Eating Disorder Causes

free essayEating disorders have widely been focused on in the research studies because of their prevalence and diagnosing since early childhood or even infancy (Bryant-Waugh, Markham, Kreipe, & Walsh, 2010). Between 0.3% and 0.9% of the young adult and the adolescent populations in the U. S. have treatment with anorexia nervosa, about 5% are diagnosed with bulimia nervosa, and about 3.5% – with binge eating disorder (Hudson, Hiripi, Pope, & Kessler, 2007). According to the manual of American Psychiatric Association (2000), those not fitting the criteria for anorexia, bulimia or binge are treated as having atypical conditions that conform with other specified feeding or rather eating disorder.

To compare people with eating disorders and those without, 277 individuals had participation in an open-ended questionnaire. There were 243 females and 43 males, and their age range was from 18 to 51 years. A mandatory question in the questionnaire was if one has currently or was subjected to eating disorders previously. The expectation from the participants as per the question was to answer with; yes- currently, yes- in the past and no. The respondents who agreed were asked to specify the eating disorder they had and for how long. Those who had the eating disorder recorded were 57. Out of the 57, 26 had anorexia, 12 had bulimia, 11 had both anorexia and bulimia, and the other 8 had another eating disorder.

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The result table had a citation of the causes of eating disorders, and it had a coded category. For instance under the traumatic life events category, the listed causes were sexual assault, college entry, and abuse. Under family problems title, were comments from family, pressure from parents’ conversations about weight and need for praise. Under the Social title, the causes were pressure from peers, social isolation, bad romantic relationship or break-up and teasing. Under the psychological and emotional problems were treated stress, anxiety, depression, perfectionism, low esteem and anxiety. Under genetics and biology, the causes were a chemical imbalance in the brain and history of eating disorder in the family. For the media and culture ideals category, the responsible act was determinant to be from the thin ideal images and messages. From the sports and health category, gymnastics or dance, desire to be healthy, lack of knowledge about nutrition and exercise classes were the causes. Finally, the body image and eating had the following outcome: unhappiness with appearance distorted the image and the feeling overweight (Blodged Slafia et al., 2015).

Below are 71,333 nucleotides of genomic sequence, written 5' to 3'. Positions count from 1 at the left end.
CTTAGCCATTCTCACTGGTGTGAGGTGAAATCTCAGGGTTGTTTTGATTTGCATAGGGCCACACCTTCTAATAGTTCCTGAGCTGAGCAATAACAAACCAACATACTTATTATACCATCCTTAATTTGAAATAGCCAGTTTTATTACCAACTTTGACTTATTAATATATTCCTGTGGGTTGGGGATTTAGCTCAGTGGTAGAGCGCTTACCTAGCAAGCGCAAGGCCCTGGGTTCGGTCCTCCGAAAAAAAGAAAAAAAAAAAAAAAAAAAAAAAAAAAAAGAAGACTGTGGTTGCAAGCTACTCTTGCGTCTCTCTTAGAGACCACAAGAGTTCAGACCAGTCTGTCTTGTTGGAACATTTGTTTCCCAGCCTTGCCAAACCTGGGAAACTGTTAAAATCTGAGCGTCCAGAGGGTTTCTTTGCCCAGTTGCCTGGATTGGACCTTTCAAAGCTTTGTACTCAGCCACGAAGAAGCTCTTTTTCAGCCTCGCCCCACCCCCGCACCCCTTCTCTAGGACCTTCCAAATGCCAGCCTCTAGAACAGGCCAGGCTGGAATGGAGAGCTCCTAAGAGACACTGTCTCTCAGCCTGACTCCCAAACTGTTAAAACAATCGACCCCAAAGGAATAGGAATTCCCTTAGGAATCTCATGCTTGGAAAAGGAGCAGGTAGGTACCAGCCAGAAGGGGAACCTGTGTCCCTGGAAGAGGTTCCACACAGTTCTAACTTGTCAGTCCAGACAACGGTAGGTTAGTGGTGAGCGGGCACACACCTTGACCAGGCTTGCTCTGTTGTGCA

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Under the comparison of individuals with and without the food disorders, authors found a significant difference between the two perceived causes of eating disorders. Those who did not have struggled from the disorder more likely believed in that media and cultural ideals influenced a lot in eating disorders (Blodged Slafia et al., 2015). On the contrary, those who previously and currently lived with the eating disorder specified these as the least perceived causes. In contrast, social problems were widely listed by participants with eating disorders and less frequently listed by those without disorders. The both groups listed the genetics events, and there were relatively low levels of endorsement for family problems, traumatic life events, sports, and health. In addition, the two groups highly endorsed emotional and psychological problems as the cause of eating disorders; an apparent stigma surrounding the emotional problems found among the non-disordered individuals (Blodged Slafia et al., 2015). In general, the entire causes of eating disorders fall under two main factors namely the individual and socio-cultural factors. The different elements comprise on the individuals body formation whereas the socio-cultural comprises of the outwards factors affecting the individual. An excellent example of the individual factors is genetics, where the hormones influence on one’s eating disorder. On the other hand, an example of a socio-cultural factor is the peer pressure, where peers influence on one’s eating disorder through their comments on thin body ideal.

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At the same time, there was a limitation of explorations in the study. The limitation was that the samples were relatively homogeneous groups regarding gender classification, so separate studies examining differences among women and men or various ethnic groups would not be conducted. Thus, a care should be taken in the generalization to males and females. Furthermore, no measurement scales were used, therefore eating disorder status determination was by self-report hence was not clinically accurate.

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In conclusion, the results of the conducted research showed a lot of difference between the samples used; and the differences suggest that eating disorder education is a topic to be placed into consideration. Improvement of education programs will give the uninformed a greater understanding of how social, psychological and relational factors influence those with eating disorders (Myers, 2013). The results further suggest that education regarding the factors which cause the eating disorders is necessary because leads to the reduction of a stigma surrounding disease and highly aid the treatment process. Moreover, we need to increase opportunities for sharing the experience and perceptiveness for those who have been exposed and have lived with eating disorders. With the chance to provisions of first-hand knowledge, the individuals can be a perfect asset for professionals and researchers.

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